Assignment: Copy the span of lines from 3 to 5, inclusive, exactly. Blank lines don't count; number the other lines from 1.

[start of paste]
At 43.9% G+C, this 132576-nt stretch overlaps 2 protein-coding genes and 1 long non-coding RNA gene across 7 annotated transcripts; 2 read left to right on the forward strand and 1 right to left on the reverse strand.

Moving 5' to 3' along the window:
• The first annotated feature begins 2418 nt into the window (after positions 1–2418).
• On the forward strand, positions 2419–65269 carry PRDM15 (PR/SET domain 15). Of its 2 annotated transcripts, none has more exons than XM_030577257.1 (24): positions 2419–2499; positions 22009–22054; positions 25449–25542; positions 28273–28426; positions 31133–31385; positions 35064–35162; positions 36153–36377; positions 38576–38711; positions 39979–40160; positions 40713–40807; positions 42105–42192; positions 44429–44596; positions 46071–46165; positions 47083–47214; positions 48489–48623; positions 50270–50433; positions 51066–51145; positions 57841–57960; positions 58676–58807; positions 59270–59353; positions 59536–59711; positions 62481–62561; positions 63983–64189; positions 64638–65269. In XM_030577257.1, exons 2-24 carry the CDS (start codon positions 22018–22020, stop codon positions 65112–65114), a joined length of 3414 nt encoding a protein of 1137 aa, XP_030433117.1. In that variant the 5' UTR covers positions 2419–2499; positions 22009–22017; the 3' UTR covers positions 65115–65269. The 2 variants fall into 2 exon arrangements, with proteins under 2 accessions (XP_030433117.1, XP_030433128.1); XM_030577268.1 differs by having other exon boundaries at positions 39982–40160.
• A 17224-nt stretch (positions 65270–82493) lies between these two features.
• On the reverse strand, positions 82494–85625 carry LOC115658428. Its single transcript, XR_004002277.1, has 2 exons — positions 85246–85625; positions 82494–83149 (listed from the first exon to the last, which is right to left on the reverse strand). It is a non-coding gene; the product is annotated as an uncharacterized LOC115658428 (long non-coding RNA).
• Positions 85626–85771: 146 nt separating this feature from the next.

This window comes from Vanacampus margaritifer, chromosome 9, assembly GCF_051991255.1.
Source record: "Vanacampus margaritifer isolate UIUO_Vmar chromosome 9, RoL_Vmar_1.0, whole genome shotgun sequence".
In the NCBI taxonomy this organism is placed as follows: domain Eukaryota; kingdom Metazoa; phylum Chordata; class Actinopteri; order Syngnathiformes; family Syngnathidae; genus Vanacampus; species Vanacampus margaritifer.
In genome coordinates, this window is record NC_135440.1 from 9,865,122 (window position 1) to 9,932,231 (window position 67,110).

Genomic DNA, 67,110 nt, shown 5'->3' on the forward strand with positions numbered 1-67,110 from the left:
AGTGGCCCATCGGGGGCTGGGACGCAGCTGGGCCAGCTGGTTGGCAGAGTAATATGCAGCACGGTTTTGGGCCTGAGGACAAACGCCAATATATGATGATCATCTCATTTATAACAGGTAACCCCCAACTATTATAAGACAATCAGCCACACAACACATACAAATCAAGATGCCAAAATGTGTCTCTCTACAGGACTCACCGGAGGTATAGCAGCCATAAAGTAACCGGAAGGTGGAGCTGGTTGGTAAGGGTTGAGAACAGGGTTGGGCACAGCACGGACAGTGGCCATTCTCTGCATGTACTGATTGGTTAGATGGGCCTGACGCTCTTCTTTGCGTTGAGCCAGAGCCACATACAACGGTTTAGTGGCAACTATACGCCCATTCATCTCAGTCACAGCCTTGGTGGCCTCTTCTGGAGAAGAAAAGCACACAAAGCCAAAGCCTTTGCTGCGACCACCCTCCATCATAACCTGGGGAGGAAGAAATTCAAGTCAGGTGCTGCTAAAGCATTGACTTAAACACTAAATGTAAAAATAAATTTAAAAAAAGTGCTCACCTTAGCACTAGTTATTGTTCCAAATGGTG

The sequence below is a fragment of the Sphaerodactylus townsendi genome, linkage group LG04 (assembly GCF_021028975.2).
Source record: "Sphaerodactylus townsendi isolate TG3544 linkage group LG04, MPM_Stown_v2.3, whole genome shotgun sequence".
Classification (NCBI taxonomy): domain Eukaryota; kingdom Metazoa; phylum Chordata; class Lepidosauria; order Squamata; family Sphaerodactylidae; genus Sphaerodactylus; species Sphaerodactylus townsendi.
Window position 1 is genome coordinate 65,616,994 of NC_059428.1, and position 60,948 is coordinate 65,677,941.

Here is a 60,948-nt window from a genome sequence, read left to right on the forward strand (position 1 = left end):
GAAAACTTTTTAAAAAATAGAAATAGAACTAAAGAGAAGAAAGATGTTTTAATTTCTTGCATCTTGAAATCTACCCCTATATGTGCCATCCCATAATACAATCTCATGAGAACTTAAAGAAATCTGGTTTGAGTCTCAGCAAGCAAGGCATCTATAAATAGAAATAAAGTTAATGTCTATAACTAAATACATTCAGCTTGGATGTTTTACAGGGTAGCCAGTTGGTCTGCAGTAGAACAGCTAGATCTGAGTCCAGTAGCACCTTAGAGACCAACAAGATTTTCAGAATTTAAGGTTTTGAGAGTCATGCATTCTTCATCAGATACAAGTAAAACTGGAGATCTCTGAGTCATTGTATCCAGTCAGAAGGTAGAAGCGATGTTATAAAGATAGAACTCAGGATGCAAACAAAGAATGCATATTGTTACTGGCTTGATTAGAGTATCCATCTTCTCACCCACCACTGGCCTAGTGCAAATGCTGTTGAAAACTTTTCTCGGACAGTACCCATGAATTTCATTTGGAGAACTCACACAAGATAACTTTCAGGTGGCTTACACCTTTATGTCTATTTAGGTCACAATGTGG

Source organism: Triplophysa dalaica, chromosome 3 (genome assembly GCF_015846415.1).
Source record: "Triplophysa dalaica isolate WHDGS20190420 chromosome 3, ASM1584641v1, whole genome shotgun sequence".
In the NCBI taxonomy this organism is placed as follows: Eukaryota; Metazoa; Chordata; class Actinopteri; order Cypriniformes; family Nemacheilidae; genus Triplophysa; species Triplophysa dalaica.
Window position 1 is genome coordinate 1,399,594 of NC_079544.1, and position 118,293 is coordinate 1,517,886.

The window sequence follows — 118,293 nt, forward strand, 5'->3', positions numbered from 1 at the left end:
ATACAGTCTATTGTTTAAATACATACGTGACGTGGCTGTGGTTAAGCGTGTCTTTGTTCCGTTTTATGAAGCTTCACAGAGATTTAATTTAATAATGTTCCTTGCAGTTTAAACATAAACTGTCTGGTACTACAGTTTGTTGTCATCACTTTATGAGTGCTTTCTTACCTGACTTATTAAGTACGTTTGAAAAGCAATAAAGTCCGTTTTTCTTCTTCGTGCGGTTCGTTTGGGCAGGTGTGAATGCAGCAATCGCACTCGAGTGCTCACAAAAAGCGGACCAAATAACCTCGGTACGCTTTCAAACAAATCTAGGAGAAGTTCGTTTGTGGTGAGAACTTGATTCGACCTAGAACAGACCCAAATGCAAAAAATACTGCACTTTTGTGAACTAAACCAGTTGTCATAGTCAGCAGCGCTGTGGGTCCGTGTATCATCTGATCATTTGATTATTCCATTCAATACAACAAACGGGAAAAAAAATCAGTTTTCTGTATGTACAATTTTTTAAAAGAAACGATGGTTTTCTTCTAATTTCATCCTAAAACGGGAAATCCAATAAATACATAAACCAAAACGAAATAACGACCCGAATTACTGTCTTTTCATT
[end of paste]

• The first annotated feature begins 2418 nt into the window (after positions 1–2418).
• On the forward strand, positions 2419–65269 carry PRDM15 (PR/SET domain 15). Of its 2 annotated transcripts, none has more exons than XM_030577257.1 (24): positions 2419–2499; positions 22009–22054; positions 25449–25542; positions 28273–28426; positions 31133–31385; positions 35064–35162; positions 36153–36377; positions 38576–38711; positions 39979–40160; positions 40713–40807; positions 42105–42192; positions 44429–44596; positions 46071–46165; positions 47083–47214; positions 48489–48623; positions 50270–50433; positions 51066–51145; positions 57841–57960; positions 58676–58807; positions 59270–59353; positions 59536–59711; positions 62481–62561; positions 63983–64189; positions 64638–65269. In XM_030577257.1, exons 2-24 carry the CDS (start codon positions 22018–22020, stop codon positions 65112–65114), a joined length of 3414 nt encoding a protein of 1137 aa, XP_030433117.1. In that variant the 5' UTR covers positions 2419–2499; positions 22009–22017; the 3' UTR covers positions 65115–65269. The 2 variants fall into 2 exon arrangements, with proteins under 2 accessions (XP_030433117.1, XP_030433128.1); XM_030577268.1 differs by having other exon boundaries at positions 39982–40160.
• A 17224-nt stretch (positions 65270–82493) lies between these two features.